Benito Sanchez de Aguilera Spanish

Not on view

This instrument was made by Benito Sanchez in Madrid in 1797. Towards the end of the 18th century most Spanish guitars had longer necks relative to the scale-length, in this case the guitar has a shorter body, accentuating the curves of the sides as a consequence. These accentuated curves would become an increasingly popular feature in early 19th-century guitar making in Madrid. Although the head and bridge are replacements, there is no reason to suppose that this was ever anything other than a six-course guitar. (Daniel Wheeldon, 2016)

Technical description: Twelve string (six double course) guitar; two-piece pine top with rosewood binding and purfling of pine/rosewood/p/r, sound hole diameter of 83.55 mm with a binding of rosewood/pine/r/p/R/p/R/p/r/p/r r/p/r, rosewood mustachio tie bridge (probably not original); three-piece cypress back with rosewood spacers and binding; two-piece cypress ribs with rosewood spacer; mahogany (Spanish cedar) neck (likely not original); rosewood fingerboard, fourteen frets including ten gut frets tied to the neck and four inlaid rosewood frets (one missing); two-piece headstock (not original), twelve friction pegs. (Daniel Wheeldon, 2016)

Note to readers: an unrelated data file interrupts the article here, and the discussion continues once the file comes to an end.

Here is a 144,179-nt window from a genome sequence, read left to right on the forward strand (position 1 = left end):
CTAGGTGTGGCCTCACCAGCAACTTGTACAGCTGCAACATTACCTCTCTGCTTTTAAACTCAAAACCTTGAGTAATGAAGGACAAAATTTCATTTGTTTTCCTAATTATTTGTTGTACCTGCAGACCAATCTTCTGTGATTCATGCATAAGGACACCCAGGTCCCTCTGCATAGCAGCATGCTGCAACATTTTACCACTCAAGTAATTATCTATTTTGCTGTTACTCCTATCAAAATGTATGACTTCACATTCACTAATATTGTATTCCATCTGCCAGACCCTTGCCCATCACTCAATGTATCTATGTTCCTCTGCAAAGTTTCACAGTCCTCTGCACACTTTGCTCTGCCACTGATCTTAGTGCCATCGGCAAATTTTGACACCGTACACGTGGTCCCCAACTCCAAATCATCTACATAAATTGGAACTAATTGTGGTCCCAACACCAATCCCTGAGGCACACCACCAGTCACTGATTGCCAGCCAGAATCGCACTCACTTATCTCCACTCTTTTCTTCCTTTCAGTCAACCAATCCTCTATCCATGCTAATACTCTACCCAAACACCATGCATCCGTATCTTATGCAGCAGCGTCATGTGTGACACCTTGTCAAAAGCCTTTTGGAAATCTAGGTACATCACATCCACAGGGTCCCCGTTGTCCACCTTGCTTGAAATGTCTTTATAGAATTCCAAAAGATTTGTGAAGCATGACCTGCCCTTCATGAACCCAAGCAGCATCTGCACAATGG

Guitar, Benito Sanchez de Aguilera (Spanish, Madrid, active 1790–1800), Spruce or fir top, cypress back and ribs, mahogany neck, rosewood fingerboard and frets, ebony nut, gut strings, Spanish

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